PSG.LGD looked promising at the Boston Major and was largely considered to be a top 4 team, if it hadn’t been for their sister squad LFY that knew them better than any other team at the event. Instead of holding onto the promising roster full of talented individuals, LGD took in Yao to replace Jixing. And when this iteration failed to qualify for the Kiev Major, they replaced Xz with old eleven, only to move Yao to a support position.

    EHOME asked LaNm to return out of retirement, as their post Boston squad failed to meet expectations. Vici Gaming did try it with younger players, but they continuously fell short and have once again resorted to equipping themselves with veterans, namely Hao and ChuaN, but the mix between young and old is still very much present.

    The Chinese scene right now is weak. Going into TI7 invites, only two Chinese teams look strong enough: iG and Newbee. And even iG has struggled since their DAC victory, which was emphasized with an early 5th/6th place exit at the Manila Masters vs. Team NP. Newbee may have won Zotac Cup and placed 2nd at Manila Masters, but before that they too looked weak, with a last place finish at the Kiev Major, losing in two online qualifiers and a 3rd/4th place finish at StarLadder i-League, which may read well on paper but their performances were anything but confidence inspiring.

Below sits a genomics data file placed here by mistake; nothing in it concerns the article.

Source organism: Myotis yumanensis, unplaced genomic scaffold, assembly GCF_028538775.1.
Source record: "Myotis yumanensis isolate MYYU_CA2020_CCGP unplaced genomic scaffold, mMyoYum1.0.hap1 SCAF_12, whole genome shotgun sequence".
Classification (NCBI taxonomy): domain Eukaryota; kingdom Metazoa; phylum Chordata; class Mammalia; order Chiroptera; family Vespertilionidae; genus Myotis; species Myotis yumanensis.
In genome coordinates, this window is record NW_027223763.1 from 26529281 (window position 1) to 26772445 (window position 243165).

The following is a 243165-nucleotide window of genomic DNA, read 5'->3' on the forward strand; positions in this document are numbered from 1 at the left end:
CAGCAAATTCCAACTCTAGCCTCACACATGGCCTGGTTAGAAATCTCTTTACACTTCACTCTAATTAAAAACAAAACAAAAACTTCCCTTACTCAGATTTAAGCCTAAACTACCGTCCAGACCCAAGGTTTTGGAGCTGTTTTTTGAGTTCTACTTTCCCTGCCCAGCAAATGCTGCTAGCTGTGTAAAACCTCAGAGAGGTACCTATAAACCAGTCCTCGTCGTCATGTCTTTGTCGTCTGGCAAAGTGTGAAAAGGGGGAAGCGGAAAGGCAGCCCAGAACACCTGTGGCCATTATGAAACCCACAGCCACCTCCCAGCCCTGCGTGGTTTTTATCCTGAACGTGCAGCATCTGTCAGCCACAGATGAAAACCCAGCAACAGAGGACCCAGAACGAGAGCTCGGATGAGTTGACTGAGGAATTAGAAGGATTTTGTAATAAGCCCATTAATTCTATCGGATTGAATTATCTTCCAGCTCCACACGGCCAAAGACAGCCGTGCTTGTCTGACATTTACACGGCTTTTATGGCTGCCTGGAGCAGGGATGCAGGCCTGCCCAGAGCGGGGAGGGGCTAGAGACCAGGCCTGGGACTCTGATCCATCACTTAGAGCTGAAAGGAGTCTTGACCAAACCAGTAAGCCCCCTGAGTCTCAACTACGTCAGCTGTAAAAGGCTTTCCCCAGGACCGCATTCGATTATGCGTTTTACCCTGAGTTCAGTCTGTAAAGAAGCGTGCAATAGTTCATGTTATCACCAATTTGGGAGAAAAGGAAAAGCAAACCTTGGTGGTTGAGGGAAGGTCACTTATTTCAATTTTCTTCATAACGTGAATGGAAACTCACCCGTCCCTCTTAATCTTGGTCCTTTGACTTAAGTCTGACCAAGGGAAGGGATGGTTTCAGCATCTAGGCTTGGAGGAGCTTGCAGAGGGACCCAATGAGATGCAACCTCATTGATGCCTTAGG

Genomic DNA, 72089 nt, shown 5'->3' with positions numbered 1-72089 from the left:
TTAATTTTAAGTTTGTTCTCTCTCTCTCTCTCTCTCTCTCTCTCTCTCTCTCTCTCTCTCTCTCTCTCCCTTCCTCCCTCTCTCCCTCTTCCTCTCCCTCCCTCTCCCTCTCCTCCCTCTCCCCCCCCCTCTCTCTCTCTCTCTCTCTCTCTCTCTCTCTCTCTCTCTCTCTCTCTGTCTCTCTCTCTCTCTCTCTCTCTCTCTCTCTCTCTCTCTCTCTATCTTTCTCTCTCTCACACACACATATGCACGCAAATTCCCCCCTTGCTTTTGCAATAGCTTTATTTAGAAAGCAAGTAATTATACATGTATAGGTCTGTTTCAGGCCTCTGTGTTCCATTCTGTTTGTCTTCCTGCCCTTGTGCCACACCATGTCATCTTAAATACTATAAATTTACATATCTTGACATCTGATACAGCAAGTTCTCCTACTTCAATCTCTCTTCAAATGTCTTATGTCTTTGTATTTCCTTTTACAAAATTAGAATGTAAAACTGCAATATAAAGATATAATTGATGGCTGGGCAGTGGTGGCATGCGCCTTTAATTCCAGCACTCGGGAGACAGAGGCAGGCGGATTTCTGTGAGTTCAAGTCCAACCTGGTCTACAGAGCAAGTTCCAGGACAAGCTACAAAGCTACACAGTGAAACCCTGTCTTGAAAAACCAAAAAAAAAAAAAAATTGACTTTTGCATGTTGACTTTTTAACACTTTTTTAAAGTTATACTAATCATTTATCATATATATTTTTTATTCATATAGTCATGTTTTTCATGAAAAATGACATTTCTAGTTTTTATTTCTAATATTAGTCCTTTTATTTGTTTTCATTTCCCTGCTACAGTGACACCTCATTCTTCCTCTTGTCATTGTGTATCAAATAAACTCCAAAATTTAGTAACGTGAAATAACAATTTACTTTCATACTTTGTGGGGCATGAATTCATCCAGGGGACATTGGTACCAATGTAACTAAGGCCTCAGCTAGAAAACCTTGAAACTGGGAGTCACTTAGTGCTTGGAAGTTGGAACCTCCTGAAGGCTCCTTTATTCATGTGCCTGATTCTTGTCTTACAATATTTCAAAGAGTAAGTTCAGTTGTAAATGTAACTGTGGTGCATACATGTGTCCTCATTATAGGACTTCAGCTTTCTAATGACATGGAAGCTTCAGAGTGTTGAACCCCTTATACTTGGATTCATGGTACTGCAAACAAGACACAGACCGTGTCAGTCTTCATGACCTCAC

Right now, it is difficult to think of a 3rd Chinese team. With Epicenter, The Summit and Galaxy Battles as the last LANs left before TI7 invites go out, any Chinese team left in these competitions needs to win the title to secure an invite. LFY, LGD, VGJ, VG and iG.V are all still competing, but none have a good track record so far that would allow them to feel safe even with a 3rd/4th place finish. VGJ could be considered, but their performances and results at both the Kiev Major and DAC 2017 were not great. LGD.Forever Young look very promising, with a recent Group A 1st place finish at Epicenter. And LFY too is further proof that the solution for success often lies in the unknown. Before AhFu, former WG.Unity player, joined the team, LFY was not worth considering. Now, they remain undefeated as a top 4 finisher and even 2-0’ed Kiev Major champions OG.

    If China wishes to receive 3 invites going into TI7, it seems likely that any of these teams need to win a LAN event. In the long-run however, it may be best for the Chinese scene to not have this happen. They may need a wake-up call to realize that the future belongs to the young generation. In fact, LGD-Gaming only got to The Summit because CDEC, the actual qualifier winner, didn’t get their visas. This is further proof that new blood is consistently tied to success in the Chinese region. At the very least, this shows that the established scene lacks a certain perspective and perhaps attitude. The sooner teams and players come to realize that, the sooner they can succeed again.

    As seen on Dotabuff